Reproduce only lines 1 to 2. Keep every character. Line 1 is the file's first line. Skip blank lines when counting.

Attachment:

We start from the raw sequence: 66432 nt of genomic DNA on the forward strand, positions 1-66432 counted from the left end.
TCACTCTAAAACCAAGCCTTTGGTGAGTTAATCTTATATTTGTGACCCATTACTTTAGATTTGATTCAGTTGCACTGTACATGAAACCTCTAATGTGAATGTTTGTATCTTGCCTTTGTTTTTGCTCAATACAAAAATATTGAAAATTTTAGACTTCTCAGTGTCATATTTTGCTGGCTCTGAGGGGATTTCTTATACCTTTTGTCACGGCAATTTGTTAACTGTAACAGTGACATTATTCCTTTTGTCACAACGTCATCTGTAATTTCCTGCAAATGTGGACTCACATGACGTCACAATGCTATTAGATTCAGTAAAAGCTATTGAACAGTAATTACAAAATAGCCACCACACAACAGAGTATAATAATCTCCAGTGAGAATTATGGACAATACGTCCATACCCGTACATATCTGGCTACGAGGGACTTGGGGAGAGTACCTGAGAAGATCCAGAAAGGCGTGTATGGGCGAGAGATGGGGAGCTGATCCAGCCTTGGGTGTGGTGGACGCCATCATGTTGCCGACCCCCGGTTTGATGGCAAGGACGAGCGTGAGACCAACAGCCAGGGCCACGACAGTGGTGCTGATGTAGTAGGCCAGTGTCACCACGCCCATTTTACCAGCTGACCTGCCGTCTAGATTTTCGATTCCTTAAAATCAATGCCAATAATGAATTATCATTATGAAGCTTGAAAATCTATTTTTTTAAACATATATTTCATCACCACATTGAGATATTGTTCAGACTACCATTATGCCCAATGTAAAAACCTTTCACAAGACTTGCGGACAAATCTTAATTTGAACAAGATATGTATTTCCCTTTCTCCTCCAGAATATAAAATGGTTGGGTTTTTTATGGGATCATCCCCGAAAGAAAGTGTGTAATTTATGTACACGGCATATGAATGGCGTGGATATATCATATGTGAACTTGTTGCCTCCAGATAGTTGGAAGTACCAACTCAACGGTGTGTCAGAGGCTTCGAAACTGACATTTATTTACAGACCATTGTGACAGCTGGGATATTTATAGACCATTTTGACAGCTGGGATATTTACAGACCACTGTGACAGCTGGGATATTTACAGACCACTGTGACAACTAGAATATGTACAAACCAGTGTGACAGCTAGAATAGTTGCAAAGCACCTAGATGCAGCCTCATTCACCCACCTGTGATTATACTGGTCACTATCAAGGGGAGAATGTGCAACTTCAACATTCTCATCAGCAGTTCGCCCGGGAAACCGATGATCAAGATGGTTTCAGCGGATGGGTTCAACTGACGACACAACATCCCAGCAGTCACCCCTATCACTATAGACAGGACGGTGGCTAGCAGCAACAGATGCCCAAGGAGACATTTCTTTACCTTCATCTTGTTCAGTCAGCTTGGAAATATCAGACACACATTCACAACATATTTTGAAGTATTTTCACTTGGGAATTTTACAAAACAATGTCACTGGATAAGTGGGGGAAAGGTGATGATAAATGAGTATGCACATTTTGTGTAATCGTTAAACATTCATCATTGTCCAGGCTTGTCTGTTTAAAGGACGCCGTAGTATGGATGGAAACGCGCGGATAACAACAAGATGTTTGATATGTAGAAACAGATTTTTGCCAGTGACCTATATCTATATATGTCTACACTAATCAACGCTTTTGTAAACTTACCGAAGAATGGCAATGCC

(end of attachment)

We start from the raw sequence: 66432 nt of genomic DNA on the forward strand, positions 1-66432 counted from the left end.
TCACTCTAAAACCAAGCCTTTGGTGAGTTAATCTTATATTTGTGACCCATTACTTTAGATTTGATTCAGTTGCACTGTACATGAAACCTCTAATGTGAATGTTTGTATCTTGCCTTTGTTTTTGCTCAATACAAAAATATTGAAAATTTTAGACTTCTCAGTGTCATATTTTGCTGGCTCTGAGGGGATTTCTTATACCTTTTGTCACGGCAATTTGTTAACTGTAACAGTGACATTATTCCTTTTGTCACAACGTCATCTGTAATTTCCTGCAAATGTGGACTCACATGACGTCACAATGCTATTAGATTCAGTAAAAGCTATTGAACAGTAATTACAAAATAGCCACCACACAACAGAGTATAATAATCTCCAGTGAGAATTATGGACAATACGTCCATACCCGTACATATCTGGCTACGAGGGACTTGGGGAGAGTACCTGAGAAGATCCAGAAAGGCGTGTATGGGCGAGAGATGGGGAGCTGATCCAGCCTTGGGTGTGGTGGACGCCATCATGTTGCCGACCCCCGGTTTGATGGCAAGGACGAGCGTGAGACCAACAGCCAGGGCCACGACAGTGGTGCTGATGTAGTAGGCCAGTGTCACCACGCCCATTTTACCAGCTGACCTGCCGTCTAGATTTTCGATTCCTTAAAATCAATGCCAATAATGAATTATCATTATGAAGCTTGAAAATCTATTTTTTTAAACATATATTTCATCACCACATTGAGATATTGTTCAGACTACCATTATGCCCAATGTAAAAACCTTTCACAAGACTTGCGGACAAATCTTAATTTGAACAAGATATGTATTTCCCTTTCTCCTCCAGAATATAAAATGGTTGGGTTTTTTATGGGATCATCCCCGAAAGAAAGTGTGTAATTTATGTACACGGCATATGAATGGCGTGGATATATCATATGTGAACTTGTTGCCTCCAGATAGTTGGAAGTACCAACTCAACGGTGTGTCAGAGGCTTCGAAACTGACATTTATTTACAGACCATTGTGACAGCTGGGATATTTATAGACCATTTTGACAGCTGGGATATTTACAGACCACTGTGACAGCTGGGATATTTACAGACCACTGTGACAACTAGAATATGTACAAACCAGTGTGACAGCTAGAATAGTTGCAAAGCACCTAGATGCAGCCTCATTCACCCACCTGTGATTATACTGGTCACTATCAAGGGGAGAATGTGCAACTTCAACATTCTCATCAGCAGTTCGCCCGGGAAACCGATGATCAAGATGGTTTCAGCGGATGGGTTCAACTGACGACACAACATCCCAGCAGTCACCCCTATCACTATAGACAGGACGGTGGCTAGCAGCAACAGATGCCCAAGGAGACATTTCTTTACCTTCATCTTGTTCAGTCAGCTTGGAAATATCAGACACACATTCACAACATATTTTGAAGTATTTTCACTTGGGAATTTTACAAAACAATGTCACTGGATAAGTGGGGGAAAGGTGATGATAAATGAGTATGCACATTTTGTGTAATCGTTAAACATTCATCATTGTCCAGGCTTGTCTGTTTAAAGGACGCCGTAGTATGGATGGAAACGCGCGGATAACAACAAGATGTTTGATATGTAGAAACAGATTTTTGCCAGTGACCTATATCTATATATGTCTACACTAATCAACGCTTTTGTAAACTTACCGAAGAATGGCAATGCC